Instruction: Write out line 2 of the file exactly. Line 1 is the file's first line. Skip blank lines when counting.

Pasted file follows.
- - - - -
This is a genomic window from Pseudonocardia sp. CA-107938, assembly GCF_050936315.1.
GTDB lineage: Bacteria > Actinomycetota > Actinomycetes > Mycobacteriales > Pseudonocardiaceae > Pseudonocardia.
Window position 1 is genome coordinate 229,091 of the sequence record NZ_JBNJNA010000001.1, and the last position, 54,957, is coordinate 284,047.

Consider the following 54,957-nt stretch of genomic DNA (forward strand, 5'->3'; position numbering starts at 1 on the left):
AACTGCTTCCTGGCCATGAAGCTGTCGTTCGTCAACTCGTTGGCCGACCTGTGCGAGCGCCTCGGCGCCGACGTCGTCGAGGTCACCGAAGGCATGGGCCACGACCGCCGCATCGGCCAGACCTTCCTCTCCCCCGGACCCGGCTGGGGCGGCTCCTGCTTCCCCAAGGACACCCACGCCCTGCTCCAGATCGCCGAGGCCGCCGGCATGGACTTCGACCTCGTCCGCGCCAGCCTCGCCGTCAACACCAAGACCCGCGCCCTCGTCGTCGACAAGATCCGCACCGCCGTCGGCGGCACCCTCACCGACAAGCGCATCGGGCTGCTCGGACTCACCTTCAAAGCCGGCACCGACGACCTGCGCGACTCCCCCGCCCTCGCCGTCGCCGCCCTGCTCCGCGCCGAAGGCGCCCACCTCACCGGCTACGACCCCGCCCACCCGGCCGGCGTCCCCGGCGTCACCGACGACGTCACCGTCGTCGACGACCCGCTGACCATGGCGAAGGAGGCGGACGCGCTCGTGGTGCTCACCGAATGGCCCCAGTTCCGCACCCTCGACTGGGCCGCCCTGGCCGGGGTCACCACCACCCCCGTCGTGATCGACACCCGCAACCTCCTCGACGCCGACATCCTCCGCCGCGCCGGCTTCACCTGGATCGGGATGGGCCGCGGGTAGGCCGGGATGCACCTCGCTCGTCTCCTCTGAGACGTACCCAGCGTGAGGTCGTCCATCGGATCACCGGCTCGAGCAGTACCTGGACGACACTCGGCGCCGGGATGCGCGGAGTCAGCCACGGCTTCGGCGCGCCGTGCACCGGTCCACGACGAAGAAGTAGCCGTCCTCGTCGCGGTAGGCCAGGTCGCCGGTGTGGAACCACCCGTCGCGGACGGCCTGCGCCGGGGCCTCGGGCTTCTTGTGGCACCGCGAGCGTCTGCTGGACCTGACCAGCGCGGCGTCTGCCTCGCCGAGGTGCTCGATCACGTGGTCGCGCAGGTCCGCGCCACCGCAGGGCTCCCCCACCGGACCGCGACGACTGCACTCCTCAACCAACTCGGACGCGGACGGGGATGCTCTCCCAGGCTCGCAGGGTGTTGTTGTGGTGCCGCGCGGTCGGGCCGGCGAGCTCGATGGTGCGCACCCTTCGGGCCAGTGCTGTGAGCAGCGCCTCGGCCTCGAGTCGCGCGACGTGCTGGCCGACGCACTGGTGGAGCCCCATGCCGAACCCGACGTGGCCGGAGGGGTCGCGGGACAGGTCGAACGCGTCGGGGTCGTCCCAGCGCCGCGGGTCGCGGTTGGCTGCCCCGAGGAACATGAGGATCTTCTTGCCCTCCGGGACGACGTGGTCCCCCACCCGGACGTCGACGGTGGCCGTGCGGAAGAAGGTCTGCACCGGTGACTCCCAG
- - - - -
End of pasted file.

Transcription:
GTDB lineage: Bacteria > Actinomycetota > Actinomycetes > Mycobacteriales > Pseudonocardiaceae > Pseudonocardia.